Remember, WORLD AIDS Day 2015, December 1, 2015

World Aids Day 2015

Today people all around the world are celebrating WORLD AIDS Day.

For most people living with HIV/AIDS, every day is “WORLD AIDS DAY”; this is especially true for people from certain populations. In Canada, it is estimated that 75,500 Canadians were/are living with HIV, and an estimated 2,570 new HIV infections occurred in 2014 (CATIE 2015).  Females represent an estimated 50% of the Canadian infected population (Health Canada). In the last few years, it has been reported that the highest cases of HIV infection occurred within the Aboriginal population.  

Although anti-retroviral therapy has improved the lives of people living with HIV, and people are living longer with the disease, there are people around the world who still do not have access to medication.  Developing countries that had support in the past, have now started to cut back on funding.

WORLD AIDS Day 2015 calls for the expansion of anti-retroviral therapy to all people living with HIV and to continue the care and support for all people infected by the virus.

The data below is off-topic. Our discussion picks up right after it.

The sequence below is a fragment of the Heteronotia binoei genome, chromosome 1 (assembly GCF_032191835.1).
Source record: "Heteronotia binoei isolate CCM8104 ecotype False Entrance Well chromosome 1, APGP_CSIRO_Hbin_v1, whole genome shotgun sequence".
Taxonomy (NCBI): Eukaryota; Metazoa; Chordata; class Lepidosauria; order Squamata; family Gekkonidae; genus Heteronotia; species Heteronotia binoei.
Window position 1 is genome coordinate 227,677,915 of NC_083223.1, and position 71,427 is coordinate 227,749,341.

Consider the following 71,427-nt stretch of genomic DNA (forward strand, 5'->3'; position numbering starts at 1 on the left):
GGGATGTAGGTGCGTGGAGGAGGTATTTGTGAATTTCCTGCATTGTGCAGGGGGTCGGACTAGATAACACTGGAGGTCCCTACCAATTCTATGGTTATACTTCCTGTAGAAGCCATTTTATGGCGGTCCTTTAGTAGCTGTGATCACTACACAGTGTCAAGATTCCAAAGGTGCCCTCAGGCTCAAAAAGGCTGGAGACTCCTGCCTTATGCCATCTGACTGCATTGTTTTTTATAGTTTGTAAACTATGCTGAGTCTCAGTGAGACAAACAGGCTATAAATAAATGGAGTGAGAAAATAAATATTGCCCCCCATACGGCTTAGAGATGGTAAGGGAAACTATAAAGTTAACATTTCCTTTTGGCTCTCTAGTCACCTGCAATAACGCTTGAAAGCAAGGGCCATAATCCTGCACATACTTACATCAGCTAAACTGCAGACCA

Stigma continues to be the biggest barrier for people to access care and support. Today, it begs the question we need to ask ourselves – “How are we contributing to this stigma and what have we done to fight against this?”

Let us remember as an agency the people we have lost because of HIV. This year we lost five people due to AIDS-related death. Let us continue to work to improve the lives of people living with HIV and AIDS we have a duty as an organization.

The Theme of WORLD AIDS Day 2015 is:  “Getting to Zero; end AIDS by 2030: The time to act is now.”

We need to act in love and remember why we are here:  “Learn to do right! Seek justice, encourage the oppressed, defend the cause of the fatherless, and plead the case of the widow.”

People living with HIV/AIDS are crying out:  they need our love, support and prayers. We CAN get to Zero if we remember that.

Thank you,


Lena Soje, Client Services Coordinator, Philip Aziz Centre / Emily’s House